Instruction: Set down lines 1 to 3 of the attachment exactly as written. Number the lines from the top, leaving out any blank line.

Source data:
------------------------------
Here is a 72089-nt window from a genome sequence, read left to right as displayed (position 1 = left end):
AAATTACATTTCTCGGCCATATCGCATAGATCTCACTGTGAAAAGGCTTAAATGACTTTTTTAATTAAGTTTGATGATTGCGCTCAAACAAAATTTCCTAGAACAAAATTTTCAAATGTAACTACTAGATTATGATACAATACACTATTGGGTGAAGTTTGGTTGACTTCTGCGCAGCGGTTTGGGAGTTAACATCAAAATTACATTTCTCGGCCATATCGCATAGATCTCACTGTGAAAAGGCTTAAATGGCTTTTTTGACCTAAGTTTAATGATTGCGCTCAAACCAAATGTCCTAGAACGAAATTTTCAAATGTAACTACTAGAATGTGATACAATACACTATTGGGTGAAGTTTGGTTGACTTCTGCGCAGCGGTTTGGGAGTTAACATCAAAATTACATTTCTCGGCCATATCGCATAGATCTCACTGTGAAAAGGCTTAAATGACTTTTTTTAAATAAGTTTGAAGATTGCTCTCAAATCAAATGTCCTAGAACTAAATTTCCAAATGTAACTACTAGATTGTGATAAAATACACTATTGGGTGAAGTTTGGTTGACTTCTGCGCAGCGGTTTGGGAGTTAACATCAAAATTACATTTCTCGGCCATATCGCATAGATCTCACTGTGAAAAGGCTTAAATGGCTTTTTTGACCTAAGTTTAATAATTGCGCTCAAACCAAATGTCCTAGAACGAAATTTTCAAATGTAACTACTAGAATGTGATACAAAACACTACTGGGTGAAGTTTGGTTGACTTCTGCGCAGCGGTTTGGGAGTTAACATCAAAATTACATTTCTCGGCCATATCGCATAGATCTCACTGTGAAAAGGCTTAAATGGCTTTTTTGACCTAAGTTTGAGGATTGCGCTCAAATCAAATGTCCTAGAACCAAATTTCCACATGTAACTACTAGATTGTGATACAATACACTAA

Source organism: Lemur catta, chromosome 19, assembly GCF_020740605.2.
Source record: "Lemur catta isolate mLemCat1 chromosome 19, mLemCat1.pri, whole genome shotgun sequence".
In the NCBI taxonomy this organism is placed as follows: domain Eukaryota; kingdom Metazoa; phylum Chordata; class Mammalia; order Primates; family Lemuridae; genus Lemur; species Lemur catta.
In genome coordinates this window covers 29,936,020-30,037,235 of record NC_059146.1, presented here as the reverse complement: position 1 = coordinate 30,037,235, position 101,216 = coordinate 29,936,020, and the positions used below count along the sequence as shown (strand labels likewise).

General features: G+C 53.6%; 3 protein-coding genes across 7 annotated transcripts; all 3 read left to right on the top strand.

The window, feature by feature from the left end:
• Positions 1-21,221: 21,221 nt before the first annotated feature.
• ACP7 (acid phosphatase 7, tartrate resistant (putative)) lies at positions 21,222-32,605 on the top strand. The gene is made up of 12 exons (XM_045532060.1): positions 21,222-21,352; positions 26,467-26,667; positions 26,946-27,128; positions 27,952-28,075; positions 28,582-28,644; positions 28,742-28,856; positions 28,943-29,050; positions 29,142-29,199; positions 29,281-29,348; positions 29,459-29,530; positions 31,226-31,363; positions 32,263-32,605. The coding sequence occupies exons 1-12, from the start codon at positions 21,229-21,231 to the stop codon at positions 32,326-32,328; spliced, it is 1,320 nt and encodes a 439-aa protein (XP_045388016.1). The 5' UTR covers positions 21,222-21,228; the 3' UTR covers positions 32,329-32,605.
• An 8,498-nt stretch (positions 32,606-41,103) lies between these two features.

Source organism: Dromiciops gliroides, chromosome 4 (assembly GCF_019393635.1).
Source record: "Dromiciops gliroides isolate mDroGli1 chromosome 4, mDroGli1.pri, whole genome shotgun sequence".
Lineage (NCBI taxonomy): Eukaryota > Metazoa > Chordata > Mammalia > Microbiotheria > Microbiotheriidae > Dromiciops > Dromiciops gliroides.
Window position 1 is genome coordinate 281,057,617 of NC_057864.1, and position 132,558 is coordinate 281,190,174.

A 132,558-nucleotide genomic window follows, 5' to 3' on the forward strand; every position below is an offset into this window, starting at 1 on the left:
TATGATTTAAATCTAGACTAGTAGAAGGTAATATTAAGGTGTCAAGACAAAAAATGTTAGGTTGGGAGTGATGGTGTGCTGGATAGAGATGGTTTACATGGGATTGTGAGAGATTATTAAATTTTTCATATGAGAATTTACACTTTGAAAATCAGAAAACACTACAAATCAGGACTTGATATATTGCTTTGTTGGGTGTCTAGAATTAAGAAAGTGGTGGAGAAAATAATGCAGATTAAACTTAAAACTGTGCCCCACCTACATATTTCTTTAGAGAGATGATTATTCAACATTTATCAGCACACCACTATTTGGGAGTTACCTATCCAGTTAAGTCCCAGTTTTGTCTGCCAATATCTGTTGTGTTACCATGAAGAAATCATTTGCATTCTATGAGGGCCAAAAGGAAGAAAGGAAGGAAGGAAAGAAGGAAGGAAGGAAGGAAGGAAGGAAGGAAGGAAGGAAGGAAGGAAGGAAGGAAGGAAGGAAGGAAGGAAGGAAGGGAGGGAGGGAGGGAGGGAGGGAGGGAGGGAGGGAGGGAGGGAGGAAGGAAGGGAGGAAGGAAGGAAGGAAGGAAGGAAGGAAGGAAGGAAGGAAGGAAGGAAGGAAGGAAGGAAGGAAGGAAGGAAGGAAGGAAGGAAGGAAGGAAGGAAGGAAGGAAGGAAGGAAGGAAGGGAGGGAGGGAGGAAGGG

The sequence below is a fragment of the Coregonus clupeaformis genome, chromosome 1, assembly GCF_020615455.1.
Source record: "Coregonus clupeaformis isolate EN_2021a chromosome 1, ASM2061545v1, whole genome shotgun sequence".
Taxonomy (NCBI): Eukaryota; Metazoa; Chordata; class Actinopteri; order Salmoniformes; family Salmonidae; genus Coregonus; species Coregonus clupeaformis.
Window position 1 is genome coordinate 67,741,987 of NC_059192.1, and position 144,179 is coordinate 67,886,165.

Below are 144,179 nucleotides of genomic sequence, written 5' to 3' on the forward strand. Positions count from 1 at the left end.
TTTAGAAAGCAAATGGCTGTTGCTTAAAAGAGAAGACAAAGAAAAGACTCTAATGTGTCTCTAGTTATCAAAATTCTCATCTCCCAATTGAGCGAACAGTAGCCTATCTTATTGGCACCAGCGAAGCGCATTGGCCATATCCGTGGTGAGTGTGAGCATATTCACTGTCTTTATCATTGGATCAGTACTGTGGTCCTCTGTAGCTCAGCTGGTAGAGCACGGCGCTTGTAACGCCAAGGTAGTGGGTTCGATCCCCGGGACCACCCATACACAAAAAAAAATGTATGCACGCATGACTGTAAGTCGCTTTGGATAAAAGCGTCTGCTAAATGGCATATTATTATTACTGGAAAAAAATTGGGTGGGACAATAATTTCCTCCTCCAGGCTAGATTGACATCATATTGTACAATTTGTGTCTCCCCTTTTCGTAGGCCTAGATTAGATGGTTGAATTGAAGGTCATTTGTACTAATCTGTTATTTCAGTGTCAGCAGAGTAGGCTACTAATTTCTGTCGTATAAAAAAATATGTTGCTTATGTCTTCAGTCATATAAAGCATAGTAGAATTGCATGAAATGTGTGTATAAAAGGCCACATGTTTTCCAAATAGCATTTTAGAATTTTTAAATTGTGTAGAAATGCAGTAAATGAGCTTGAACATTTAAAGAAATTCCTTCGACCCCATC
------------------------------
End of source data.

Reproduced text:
Here is a 72089-nt window from a genome sequence, read left to right as displayed (position 1 = left end):
AAATTACATTTCTCGGCCATATCGCATAGATCTCACTGTGAAAAGGCTTAAATGACTTTTTTAATTAAGTTTGATGATTGCGCTCAAACAAAATTTCCTAGAACAAAATTTTCAAATGTAACTACTAGATTATGATACAATACACTATTGGGTGAAGTTTGGTTGACTTCTGCGCAGCGGTTTGGGAGTTAACATCAAAATTACATTTCTCGGCCATATCGCATAGATCTCACTGTGAAAAGGCTTAAATGGCTTTTTTGACCTAAGTTTAATGATTGCGCTCAAACCAAATGTCCTAGAACGAAATTTTCAAATGTAACTACTAGAATGTGATACAATACACTATTGGGTGAAGTTTGGTTGACTTCTGCGCAGCGGTTTGGGAGTTAACATCAAAATTACATTTCTCGGCCATATCGCATAGATCTCACTGTGAAAAGGCTTAAATGACTTTTTTTAAATAAGTTTGAAGATTGCTCTCAAATCAAATGTCCTAGAACTAAATTTCCAAATGTAACTACTAGATTGTGATAAAATACACTATTGGGTGAAGTTTGGTTGACTTCTGCGCAGCGGTTTGGGAGTTAACATCAAAATTACATTTCTCGGCCATATCGCATAGATCTCACTGTGAAAAGGCTTAAATGGCTTTTTTGACCTAAGTTTAATAATTGCGCTCAAACCAAATGTCCTAGAACGAAATTTTCAAATGTAACTACTAGAATGTGATACAAAACACTACTGGGTGAAGTTTGGTTGACTTCTGCGCAGCGGTTTGGGAGTTAACATCAAAATTACATTTCTCGGCCATATCGCATAGATCTCACTGTGAAAAGGCTTAAATGGCTTTTTTGACCTAAGTTTGAGGATTGCGCTCAAATCAAATGTCCTAGAACCAAATTTCCACATGTAACTACTAGATTGTGATACAATACACTAA

Source organism: Lemur catta, chromosome 19, assembly GCF_020740605.2.